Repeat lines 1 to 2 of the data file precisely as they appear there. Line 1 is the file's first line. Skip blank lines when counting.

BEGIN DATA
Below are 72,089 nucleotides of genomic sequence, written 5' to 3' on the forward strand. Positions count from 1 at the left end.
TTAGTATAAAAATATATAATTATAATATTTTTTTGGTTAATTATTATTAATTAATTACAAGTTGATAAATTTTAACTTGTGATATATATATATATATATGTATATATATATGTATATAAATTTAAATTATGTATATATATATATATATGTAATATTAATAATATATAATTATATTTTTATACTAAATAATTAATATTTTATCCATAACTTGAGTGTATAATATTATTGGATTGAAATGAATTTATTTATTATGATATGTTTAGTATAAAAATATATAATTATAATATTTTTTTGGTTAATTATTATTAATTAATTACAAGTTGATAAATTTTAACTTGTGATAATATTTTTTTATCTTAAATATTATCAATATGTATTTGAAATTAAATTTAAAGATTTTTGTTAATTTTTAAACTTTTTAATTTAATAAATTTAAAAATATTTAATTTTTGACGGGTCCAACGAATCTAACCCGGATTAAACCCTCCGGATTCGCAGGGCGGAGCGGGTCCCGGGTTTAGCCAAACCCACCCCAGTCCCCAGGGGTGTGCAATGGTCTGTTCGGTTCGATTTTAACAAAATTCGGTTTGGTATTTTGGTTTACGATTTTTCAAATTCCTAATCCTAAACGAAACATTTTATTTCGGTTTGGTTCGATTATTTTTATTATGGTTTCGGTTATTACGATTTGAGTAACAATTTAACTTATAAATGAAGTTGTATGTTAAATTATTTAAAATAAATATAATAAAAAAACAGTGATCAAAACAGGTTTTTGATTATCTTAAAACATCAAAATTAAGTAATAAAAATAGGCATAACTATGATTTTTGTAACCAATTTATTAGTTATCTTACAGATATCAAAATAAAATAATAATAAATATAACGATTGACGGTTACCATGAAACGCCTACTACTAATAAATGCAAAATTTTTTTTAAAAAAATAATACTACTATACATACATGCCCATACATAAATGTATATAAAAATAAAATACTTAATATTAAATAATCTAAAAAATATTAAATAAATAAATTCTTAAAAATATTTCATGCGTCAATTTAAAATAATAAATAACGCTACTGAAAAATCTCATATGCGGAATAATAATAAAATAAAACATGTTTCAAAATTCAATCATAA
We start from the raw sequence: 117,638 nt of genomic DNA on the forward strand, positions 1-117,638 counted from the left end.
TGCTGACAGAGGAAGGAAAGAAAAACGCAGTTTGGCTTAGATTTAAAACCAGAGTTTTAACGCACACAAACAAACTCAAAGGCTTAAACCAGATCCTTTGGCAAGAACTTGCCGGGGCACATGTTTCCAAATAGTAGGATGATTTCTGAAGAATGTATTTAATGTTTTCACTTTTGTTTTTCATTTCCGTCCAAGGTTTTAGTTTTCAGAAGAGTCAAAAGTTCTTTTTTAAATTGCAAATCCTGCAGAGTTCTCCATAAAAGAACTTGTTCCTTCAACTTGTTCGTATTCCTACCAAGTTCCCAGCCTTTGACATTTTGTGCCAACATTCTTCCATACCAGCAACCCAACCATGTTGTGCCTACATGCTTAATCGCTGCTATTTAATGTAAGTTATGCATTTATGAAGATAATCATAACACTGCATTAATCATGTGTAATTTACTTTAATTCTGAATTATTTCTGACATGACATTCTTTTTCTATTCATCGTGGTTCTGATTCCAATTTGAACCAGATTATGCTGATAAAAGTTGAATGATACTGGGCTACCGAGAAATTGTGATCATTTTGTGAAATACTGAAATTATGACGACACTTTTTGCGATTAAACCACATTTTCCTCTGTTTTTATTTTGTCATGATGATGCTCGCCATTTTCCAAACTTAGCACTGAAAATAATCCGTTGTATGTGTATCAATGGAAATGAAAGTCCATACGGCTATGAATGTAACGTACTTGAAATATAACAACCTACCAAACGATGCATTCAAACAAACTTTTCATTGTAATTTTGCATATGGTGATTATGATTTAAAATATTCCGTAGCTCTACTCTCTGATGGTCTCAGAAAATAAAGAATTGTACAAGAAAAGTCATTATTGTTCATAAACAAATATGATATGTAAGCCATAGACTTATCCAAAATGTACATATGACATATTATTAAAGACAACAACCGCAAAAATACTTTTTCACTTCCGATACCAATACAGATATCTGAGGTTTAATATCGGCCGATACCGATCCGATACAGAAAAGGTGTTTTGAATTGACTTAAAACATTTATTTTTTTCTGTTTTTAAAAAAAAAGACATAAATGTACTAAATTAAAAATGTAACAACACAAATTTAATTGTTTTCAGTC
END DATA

Below are 72,089 nucleotides of genomic sequence, written 5' to 3' on the forward strand. Positions count from 1 at the left end.
TTAGTATAAAAATATATAATTATAATATTTTTTTGGTTAATTATTATTAATTAATTACAAGTTGATAAATTTTAACTTGTGATATATATATATATATATGTATATATATATGTATATAAATTTAAATTATGTATATATATATATATATGTAATATTAATAATATATAATTATATTTTTATACTAAATAATTAATATTTTATCCATAACTTGAGTGTATAATATTATTGGATTGAAATGAATTTATTTATTATGATATGTTTAGTATAAAAATATATAATTATAATATTTTTTTGGTTAATTATTATTAATTAATTACAAGTTGATAAATTTTAACTTGTGATAATATTTTTTTATCTTAAATATTATCAATATGTATTTGAAATTAAATTTAAAGATTTTTGTTAATTTTTAAACTTTTTAATTTAATAAATTTAAAAATATTTAATTTTTGACGGGTCCAACGAATCTAACCCGGATTAAACCCTCCGGATTCGCAGGGCGGAGCGGGTCCCGGGTTTAGCCAAACCCACCCCAGTCCCCAGGGGTGTGCAATGGTCTGTTCGGTTCGATTTTAACAAAATTCGGTTTGGTATTTTGGTTTACGATTTTTCAAATTCCTAATCCTAAACGAAACATTTTATTTCGGTTTGGTTCGATTATTTTTATTATGGTTTCGGTTATTACGATTTGAGTAACAATTTAACTTATAAATGAAGTTGTATGTTAAATTATTTAAAATAAATATAATAAAAAAACAGTGATCAAAACAGGTTTTTGATTATCTTAAAACATCAAAATTAAGTAATAAAAATAGGCATAACTATGATTTTTGTAACCAATTTATTAGTTATCTTACAGATATCAAAATAAAATAATAATAAATATAACGATTGACGGTTACCATGAAACGCCTACTACTAATAAATGCAAAATTTTTTTTAAAAAAATAATACTACTATACATACATGCCCATACATAAATGTATATAAAAATAAAATACTTAATATTAAATAATCTAAAAAATATTAAATAAATAAATTCTTAAAAATATTTCATGCGTCAATTTAAAATAATAAATAACGCTACTGAAAAATCTCATATGCGGAATAATAATAAAATAAAACATGTTTCAAAATTCAATCATAA